You Are Me

I think there might be something that may not be so evident to people who read my journal. When I say “you” within my posts, I’m primarily referring to myself. In effect, as a journal, I’m talking to myself. I’m basically trying to reinforce what I know through repetition (writing it out to myself), so that I’ll remember it later when I reflect upon my journal.

The problem with this tone of writing though is that when I talk to others about their struggles, it comes off as very preachy or commanding. “You need to do this” or “You need to do that.” This is a huge flaw in my communications that I’m fully aware of, yet I’m still trying to figure out how best to circumvent or correct. For example, within the writings of others, I notice they utilize words like “one” or “oneself”. “One needs to remember to play daily.” This removes the direction of the message and doesn’t put any command on the individual listening to it.

Other than that, my final option would be to completely change my writing so it is clearly evident that I’m writing to myself. So instead of saying to myself “You need to do this”, I instead would say “I need to do this.” This actually isn’t as bad as it seems because I know that in helping myself, I’m helping others. Thus by utilizing “I”, I’m making it evidently clear to even myself, that I am the one who needs to work on living what I already know. In effect, just knowing isn’t enough. To fully complete the circle (i.e. live to play, play to learn, learn to work, work to live), I need to be able to fully work on living what I have learnt through play. Only then will I be able to truly lead by my actions, rather than by my words.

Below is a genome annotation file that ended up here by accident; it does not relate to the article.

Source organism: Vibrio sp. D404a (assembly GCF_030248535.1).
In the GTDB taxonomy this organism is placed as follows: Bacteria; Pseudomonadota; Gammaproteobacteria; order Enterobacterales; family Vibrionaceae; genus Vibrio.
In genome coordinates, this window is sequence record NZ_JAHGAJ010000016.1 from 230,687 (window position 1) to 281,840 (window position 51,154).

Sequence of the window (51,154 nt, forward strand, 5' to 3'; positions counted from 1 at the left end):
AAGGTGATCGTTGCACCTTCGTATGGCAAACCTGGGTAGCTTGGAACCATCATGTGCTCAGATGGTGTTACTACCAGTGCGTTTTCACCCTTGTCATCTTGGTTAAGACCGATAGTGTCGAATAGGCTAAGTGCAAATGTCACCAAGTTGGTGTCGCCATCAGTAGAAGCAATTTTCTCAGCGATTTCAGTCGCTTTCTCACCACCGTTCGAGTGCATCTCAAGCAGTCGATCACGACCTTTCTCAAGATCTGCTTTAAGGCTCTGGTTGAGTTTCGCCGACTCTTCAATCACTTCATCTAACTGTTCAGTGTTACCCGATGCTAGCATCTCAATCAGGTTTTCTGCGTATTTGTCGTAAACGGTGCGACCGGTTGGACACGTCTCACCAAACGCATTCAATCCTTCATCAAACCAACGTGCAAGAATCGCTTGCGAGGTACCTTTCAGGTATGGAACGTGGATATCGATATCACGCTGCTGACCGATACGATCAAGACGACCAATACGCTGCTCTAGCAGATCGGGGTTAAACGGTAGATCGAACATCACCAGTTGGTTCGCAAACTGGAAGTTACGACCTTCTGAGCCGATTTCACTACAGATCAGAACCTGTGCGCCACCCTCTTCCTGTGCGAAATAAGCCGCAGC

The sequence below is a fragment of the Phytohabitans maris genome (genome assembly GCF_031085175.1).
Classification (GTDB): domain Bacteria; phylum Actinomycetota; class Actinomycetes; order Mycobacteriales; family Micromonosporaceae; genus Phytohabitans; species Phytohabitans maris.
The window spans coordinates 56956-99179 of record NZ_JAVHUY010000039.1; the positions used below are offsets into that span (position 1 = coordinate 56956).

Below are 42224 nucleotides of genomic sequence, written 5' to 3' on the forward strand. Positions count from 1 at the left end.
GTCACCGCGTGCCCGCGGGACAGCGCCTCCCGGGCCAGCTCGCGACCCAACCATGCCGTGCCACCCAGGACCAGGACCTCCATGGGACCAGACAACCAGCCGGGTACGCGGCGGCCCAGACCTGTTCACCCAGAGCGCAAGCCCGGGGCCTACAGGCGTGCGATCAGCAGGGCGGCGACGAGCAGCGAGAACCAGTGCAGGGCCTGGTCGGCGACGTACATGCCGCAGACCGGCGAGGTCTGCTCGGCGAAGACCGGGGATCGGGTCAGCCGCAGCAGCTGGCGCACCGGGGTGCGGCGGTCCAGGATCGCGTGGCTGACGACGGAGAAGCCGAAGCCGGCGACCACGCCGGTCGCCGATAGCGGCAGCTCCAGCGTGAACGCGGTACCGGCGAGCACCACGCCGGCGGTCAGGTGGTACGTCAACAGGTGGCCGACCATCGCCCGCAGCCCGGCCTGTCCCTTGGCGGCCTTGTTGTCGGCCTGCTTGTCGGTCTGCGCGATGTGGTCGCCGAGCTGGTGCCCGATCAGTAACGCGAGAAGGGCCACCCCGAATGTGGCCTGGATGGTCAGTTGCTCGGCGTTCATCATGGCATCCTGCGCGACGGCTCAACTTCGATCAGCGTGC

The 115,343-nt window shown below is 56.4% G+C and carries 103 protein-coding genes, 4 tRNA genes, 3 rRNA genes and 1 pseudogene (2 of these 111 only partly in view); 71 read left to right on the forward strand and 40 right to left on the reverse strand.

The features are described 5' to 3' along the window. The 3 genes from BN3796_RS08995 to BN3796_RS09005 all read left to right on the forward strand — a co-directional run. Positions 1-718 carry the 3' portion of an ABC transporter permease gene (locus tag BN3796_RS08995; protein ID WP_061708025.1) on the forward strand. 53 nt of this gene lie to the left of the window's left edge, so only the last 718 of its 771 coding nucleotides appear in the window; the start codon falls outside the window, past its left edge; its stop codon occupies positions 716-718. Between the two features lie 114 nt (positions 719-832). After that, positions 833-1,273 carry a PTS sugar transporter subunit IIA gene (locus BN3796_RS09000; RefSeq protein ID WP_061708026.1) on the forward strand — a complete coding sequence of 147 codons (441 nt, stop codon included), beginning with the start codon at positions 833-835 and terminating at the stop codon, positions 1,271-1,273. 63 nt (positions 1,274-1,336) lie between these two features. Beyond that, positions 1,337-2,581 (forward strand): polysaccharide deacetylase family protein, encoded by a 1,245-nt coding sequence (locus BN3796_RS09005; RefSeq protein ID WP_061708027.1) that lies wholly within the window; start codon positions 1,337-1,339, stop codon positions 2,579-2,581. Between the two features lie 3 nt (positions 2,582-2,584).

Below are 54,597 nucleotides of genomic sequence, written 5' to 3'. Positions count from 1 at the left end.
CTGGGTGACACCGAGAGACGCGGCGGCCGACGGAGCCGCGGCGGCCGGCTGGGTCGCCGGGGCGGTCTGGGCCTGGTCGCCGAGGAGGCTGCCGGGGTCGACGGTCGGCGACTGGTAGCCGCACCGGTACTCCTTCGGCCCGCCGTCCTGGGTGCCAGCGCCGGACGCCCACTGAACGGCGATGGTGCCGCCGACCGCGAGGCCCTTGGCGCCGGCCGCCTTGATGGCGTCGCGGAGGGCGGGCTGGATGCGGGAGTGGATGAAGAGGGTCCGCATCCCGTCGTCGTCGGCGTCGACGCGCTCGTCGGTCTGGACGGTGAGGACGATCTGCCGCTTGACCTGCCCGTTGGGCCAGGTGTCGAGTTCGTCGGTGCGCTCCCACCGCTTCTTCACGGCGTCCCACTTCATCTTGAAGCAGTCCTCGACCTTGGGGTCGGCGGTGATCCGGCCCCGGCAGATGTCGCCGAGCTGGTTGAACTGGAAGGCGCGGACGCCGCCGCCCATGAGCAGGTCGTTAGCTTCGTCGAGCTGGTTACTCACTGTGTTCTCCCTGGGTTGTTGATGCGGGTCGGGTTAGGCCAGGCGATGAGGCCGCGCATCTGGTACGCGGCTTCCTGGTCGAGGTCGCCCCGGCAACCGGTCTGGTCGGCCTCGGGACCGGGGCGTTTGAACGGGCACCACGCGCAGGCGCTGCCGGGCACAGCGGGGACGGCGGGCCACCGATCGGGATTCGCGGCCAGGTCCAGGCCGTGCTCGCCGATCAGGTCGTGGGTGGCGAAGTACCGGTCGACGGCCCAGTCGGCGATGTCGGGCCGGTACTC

By Nollind Whachell

Questing to translate Joseph Campbell's Hero’s Journey into The Player’s Handbook for The Adventure of Your Life, thus making vertical (leadership) development an accessible, epic framework for everyone.